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Xbox 360 Review: Burnout Revenge

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I will be the first to admit, I was not really looking forward to yet another current generation port to the Xbox 360. That card has been played already, repeatedly. But I am coming from a slightly different perspective — I have not played Burnout Revenge to death. Yep, that’s right, I skipped this on the Xbox. I suppose it had something to do with Forza Motorsport.

Regardless, comparisons have to be made between the Xbox and Xbox 360 versions of Burnout Revenge. Looking at them side-by-side does not show a leap in quality. The Xbox version is, after all, one of the highlights of higher production value late in a console’s life. The graphics and sound are some of the best the Xbox has to offer (I have never played the PS2 version).

The major differences are small details such as chipped paint, better crash animations and higher resolution textures and models. But again, the Xbox version looked so good already, the new additions do not look very spectacular. Simply put, the “wow” effect is spoiled by the version that came out six months ago.

Small graphical updates are welcome additions to be sure, but this is not a large enough leap to get the “next-gen” moniker. What is a welcome is native 720p HD support. Burnout Revenge really shines in High Definition. I cannot wait to see the next Burnout for the Xbox 360, one built with the console in mind from the start.

Also, game play remains the same. There are small tweaks, but not enough to make a big difference. The 360 release gets a few new Crash Junctions, but the rest we have seen before on PS2 and Xbox.

While the game play did not get a boost, Xbox Live did. New to the 360 is Live Revenge, which takes the single player Revenge feature online. The game will track all the players you tangle with online. If you get a Takedown, your rival can settle the score by taking you down as well. There are even Achievement Points for this.

Live Revenge truly invigorates online play, especially if you are not new to Burnout Revenge. It is the one thing that makes Burnout Revenge worth looking into for Xbox 360 owners. Adding online rivals gives you more than just finishing first in any given race. This is a great new feature for the series, and the best thing Criterion added for Burnout’s Xbox 360 debut.

Burnout Clips are another story all together. This feature has become callously known as “Burnout Spam.” New to the Xbox 360 version, people can record 30 second clips after every single player race, and upload them to share with friends. There is also a system in place to recommend the best clips.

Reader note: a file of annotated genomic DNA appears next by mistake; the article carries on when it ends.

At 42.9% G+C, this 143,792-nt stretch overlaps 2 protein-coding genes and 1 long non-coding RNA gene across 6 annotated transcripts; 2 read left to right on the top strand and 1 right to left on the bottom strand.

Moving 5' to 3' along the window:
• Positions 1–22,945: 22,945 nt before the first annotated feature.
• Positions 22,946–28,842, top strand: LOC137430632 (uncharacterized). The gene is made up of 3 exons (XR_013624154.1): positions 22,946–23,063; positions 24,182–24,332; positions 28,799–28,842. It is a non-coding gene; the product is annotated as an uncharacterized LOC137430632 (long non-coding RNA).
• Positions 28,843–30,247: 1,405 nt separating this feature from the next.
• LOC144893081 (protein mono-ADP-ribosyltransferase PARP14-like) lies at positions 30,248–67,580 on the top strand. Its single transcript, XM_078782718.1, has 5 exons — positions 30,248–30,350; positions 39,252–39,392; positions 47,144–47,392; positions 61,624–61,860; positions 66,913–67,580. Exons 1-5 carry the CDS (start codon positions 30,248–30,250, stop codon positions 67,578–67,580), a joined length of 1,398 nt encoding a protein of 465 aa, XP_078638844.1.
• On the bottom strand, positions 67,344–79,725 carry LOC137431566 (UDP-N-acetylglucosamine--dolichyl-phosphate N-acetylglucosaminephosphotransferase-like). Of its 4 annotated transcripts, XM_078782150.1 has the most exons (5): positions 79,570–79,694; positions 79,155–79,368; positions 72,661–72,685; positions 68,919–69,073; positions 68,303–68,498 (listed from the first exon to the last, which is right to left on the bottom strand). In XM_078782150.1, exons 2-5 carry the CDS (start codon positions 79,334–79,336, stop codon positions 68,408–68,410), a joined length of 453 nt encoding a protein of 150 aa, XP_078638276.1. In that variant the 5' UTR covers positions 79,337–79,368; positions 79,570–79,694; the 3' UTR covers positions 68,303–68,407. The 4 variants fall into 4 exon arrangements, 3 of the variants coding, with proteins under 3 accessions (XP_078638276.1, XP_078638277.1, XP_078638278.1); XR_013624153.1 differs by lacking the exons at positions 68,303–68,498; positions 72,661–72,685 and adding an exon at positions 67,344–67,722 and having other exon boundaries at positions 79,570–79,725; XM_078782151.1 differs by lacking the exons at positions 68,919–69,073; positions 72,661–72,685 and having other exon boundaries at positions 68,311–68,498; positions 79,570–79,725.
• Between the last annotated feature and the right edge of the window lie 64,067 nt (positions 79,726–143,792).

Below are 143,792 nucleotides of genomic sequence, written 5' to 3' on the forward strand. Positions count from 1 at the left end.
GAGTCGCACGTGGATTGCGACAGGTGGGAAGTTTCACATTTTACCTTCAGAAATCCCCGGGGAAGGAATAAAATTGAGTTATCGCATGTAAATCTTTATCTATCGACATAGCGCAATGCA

Where the spam comes into play is when I am receiving four to five “New Burnout Clips” messages a day in the Dashboard. There is even an option to send (spam) everyone in your Friends List. While this may have been a great concept on paper, in practice it is just an annoyance.

Don’t get me wrong; it is great to see all the greatest high scores, crashes, and races. People are just abusing the system. This is not necessarily EA’s fault, but they had to see this coming. Adding insult to injury, there are two Achievement Points requiring the sharing and recommending of clips. Thought in reality you do not even have to send the clip or recommendation — yet people still spam me with clips.

I feel sorry for the people, like me for some time, who do not have Burnout Revenge, yet still had to deal with the constant messages.

I am really trying to like the feature, but simply cannot because of the abuse.

The biggest question mark for the Xbox 360 release is the loading times. Almost all loading screens take twice as long as compared to the Xbox version. This is perplexing when it comes to the new, much more powerful, Xbox 360. It is expected that loading times would be cut down on the next-gen system.

Although, load times for Crash mode have been reduced, which is a pleasant surprise. As you will be restarting the event over and over again to achieve the most carnage possible, having shorter loading times in Crash mode more than any other mode of the game is a huge improvement.

As I said, I did not play Burnout Revenge six months ago when it shipped for current generation consoles, so my experience is a lot better. The Xbox 360 version is the best we have seen yet, and fans of the series should give it a look, even if they have played the Xbox or PS2 version to death already. “Your mileage may vary” is no truer than it is here.

Burnout Revenge has not changed much on the Xbox 360, and this is really a good thing. The crashes still look and sound spectacular, the EA Trax are still just as good as they were on the current generation title (which remain the best use of licensed music from EA to date) and it is still white knuckle burnout game play at 60 frames a second.

This game is highly recommended to people new to the series and looking for an arcade racer with superb production values and a strong pedigree. Though it should at least garner a rental for the ones who have the PS2 or Xbox versions of the game. If you have never played Burnout Revenge, you will be pleased with this Xbox 360 entry.

Burnout Revenge is rated E10+ (Everyone 10 and older) by the ESRB for Violence. This game can also be found on: PS2, Xbox.

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About Ken Edwards